A transfer window that started with the expectation that Arsenal would have to strengthen their attacking options and saw the club linked to such luminaries as Julian Draxler and Diego Costa finally came to a close on Friday with the arrival of a 31-year-old Swedish midfielder on loan from a club in Russia. It fits neatly in a long-existing narrative of Arsenal failing to display the actions befitting of a major club in the transfer market.
There is some truth to that angle, and it is easy to see why Arsenal fan’s will be underwhelmed by their club’s business midway through a season in which they remain well placed to end their decade-long wait for a Premier League title. Yet, it is far from completely black and white.
It was always going to be extremely unlikely that Arsenal, or any club, would be able to bring in a top level striker in this particular window. Neither Diego Costa, Mario Mandzukic, nor Jackson Martinez, with whom the club were also linked, were realistic targets. Alvaro Morata would have been a good solution, one who could make an immediate impact while also promising much for the future, yet Real Madrid insisted throughout that he would not be allowed to leave.
Thus you have the situation of trying to find a player who would be prepared to come, perhaps only for six months, and play second fiddle to Olivier Giroud. On top of that, he had to be better than Nicklas Bendtner. While the Dane has been much maligned, largely because his confidence in himself far exceeds anything he has ever achieved on the pitch, he is far from as useless as the barbs repeatedly made at his expense would suggest.
Bendtner unquestionably has talent and if he has the motivation, something that he appeared to be rediscovering before his recent injury, then he could be useful for Arsenal for the remainder of the campaign. Of course, you would still have to be extremely wary of the prospect of Bendtner, or Lukas Podolski -- who looks far more comfortable on the left -- trying to fire Arsenal to the title should Giroud go down injured. It may be that Wenger ends up regretting not trying harder and earlier to secure Juventus’s Mirko Vucinic or Lazio’s Miroslav Klose, but it is doubtful that either transfer was a possibility.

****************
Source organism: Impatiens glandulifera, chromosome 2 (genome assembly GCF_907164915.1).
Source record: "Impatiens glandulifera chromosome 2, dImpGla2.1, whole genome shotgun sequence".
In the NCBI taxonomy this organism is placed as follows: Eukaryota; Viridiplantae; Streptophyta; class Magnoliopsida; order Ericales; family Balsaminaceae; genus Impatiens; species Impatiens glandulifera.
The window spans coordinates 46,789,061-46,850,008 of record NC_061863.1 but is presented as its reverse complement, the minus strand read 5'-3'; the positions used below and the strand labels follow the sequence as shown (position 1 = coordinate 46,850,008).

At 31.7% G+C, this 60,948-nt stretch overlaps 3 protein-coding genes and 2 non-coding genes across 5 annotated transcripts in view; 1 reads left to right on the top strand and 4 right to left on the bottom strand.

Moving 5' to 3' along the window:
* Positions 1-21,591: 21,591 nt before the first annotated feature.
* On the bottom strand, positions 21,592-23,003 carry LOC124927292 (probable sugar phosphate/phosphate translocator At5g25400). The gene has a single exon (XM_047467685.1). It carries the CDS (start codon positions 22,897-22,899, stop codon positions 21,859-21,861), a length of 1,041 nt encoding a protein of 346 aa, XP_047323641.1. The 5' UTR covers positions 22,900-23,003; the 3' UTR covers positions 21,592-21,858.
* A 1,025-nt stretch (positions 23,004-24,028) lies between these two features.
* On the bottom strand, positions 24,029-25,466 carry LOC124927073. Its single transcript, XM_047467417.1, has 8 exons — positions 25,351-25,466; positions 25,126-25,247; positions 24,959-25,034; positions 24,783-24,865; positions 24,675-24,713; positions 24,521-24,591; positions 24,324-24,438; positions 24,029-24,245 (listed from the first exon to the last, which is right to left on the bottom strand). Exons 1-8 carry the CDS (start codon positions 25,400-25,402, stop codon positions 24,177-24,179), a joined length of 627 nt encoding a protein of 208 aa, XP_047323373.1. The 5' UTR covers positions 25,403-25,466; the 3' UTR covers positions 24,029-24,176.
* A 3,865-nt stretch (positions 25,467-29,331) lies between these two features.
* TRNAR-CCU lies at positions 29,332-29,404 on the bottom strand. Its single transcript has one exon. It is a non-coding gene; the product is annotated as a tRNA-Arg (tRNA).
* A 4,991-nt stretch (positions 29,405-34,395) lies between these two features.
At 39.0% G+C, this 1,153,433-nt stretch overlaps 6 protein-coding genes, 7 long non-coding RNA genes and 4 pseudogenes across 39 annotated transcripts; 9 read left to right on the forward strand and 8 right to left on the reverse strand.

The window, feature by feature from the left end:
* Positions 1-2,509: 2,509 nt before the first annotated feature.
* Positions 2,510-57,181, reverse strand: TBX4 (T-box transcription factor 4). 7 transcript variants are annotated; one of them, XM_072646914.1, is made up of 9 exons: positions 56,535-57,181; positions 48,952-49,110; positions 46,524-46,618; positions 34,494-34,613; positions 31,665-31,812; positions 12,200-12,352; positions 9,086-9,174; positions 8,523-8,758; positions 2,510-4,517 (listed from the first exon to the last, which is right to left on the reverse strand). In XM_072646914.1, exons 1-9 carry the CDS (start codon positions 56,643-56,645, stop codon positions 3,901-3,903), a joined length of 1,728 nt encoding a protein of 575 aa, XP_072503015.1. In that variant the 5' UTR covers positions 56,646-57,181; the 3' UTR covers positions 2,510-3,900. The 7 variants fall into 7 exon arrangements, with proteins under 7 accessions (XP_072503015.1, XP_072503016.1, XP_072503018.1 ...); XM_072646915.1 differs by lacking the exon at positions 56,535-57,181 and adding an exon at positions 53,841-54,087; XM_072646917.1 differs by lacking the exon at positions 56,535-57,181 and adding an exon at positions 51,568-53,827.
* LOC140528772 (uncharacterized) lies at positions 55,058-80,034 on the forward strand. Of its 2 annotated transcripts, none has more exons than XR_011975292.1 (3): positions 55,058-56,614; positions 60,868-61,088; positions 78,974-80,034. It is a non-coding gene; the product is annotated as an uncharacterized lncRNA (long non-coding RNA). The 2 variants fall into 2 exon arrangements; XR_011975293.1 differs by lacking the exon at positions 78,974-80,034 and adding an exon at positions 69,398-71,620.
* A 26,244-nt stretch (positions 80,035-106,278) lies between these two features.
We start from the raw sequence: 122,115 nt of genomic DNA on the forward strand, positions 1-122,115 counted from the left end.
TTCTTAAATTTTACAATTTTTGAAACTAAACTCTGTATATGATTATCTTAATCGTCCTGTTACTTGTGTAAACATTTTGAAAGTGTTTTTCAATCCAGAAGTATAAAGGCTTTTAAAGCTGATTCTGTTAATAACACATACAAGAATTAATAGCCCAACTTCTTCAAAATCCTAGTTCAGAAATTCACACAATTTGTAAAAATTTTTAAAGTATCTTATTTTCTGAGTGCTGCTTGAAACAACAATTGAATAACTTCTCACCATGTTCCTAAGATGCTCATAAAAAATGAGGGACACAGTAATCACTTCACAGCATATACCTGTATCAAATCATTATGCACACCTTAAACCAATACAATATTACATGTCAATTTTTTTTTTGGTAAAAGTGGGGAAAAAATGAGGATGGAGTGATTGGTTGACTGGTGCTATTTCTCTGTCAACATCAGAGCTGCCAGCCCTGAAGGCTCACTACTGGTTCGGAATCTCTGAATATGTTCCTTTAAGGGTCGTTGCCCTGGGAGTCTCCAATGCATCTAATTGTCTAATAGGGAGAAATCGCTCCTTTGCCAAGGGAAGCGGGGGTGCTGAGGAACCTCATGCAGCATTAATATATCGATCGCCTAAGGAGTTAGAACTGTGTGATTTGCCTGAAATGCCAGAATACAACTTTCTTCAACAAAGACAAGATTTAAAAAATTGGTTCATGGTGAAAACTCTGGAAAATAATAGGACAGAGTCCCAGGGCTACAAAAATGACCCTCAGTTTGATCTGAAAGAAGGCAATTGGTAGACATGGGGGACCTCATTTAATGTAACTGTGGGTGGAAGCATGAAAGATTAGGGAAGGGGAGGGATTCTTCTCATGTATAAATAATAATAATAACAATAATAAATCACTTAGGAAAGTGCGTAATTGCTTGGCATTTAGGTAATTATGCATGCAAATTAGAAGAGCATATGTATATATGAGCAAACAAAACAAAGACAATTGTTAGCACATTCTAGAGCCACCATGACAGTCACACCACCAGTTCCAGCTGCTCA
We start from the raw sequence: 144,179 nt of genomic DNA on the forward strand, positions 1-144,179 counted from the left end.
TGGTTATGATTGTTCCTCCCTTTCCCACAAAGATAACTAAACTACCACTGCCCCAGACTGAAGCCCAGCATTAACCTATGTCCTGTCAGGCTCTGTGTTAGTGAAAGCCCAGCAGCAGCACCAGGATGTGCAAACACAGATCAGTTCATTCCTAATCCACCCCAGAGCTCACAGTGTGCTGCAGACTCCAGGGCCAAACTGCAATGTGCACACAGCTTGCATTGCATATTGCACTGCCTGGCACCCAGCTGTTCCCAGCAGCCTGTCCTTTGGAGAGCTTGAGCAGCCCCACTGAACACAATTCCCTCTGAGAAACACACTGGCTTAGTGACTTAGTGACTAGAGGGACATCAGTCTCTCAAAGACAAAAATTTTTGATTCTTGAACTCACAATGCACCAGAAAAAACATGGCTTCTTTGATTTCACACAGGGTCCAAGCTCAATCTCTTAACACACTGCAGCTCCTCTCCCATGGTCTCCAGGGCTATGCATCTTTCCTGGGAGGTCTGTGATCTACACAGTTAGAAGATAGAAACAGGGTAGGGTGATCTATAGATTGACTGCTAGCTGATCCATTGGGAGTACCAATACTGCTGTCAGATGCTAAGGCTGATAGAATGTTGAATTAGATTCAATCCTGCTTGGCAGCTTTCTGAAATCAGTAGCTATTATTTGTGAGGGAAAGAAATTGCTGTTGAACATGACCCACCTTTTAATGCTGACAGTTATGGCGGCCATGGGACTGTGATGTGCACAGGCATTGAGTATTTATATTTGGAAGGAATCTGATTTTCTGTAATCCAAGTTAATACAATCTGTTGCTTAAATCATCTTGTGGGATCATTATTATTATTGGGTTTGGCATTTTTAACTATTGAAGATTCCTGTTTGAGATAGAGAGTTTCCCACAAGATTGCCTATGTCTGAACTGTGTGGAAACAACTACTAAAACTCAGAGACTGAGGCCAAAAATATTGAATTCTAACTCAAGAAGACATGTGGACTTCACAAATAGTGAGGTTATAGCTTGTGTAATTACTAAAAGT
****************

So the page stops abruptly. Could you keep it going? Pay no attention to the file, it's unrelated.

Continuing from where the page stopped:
It is Draxler who will be seen as the main man who got away. Here, it is difficult to look upon Arsenal’s actions so favorably. Having apparently identified the 20-year-old as a player who could be a star for them for many years to come then it seems petit to have made an offer far below what Schalke were ever likely to accept. Had they paid Draxler’s buyout clause of €45 million (£37m), despite it only being active in the summer, then they would surely have got someone who is already a Germany international and in the near future is likely to be seriously pursued by Europe’s elite clubs.
Still, Draxler is an attacking midfielder, a position which Arsenal have an abundance of quality options. Yes, Wenger reportedly planned to convert him into a striker, but that would doubtless have taken time and it is questionable how much of an impact he could have made this season, especially as he is currently injured.
As for the one player Arsenal did bring in, he risks being unfairly maligned as an example of Arsenal’s unspectacular business. Taken on its own merits, signing Kim Kallstrom on loan is a clever piece of business. The former two-time Ligue 1 winner with Lyon has an excellent football brain and is a composed all-round midfielder, who can intercept opposition attacks, is an adept passer and can threaten with his stylish left foot both from long shots and set-pieces. Given the injuries to Aaron Ramsey and Jack Wilshere and suspension of Mathieu Flamini, Kallstrom is arguably is as good a short-term solution as is out there.
However, that commendation now comes with a heavy caveat. If, as has been reported by BBC Sport on Saturday, Kallstrom has a back injury that will rule him out for six games, and is something that Arsenal discovered during the medical, as has been suggested, then it rightly lead to Wenger’s judgment being further called into question.
Having already gambled on Giroud’s fitness and Bendtner’s mind, it now appears Wenger has taken a gamble on a new signing’s injury, when Kallstrom’s prime purpose is to provide cover for the club’s existing injuries. While Wenger is notoriously risk-adverse in the transfer market, he may have taken a risk too far in relying with what he has to get his side over the finish line this season. On that, he can only be judged come the season’s end.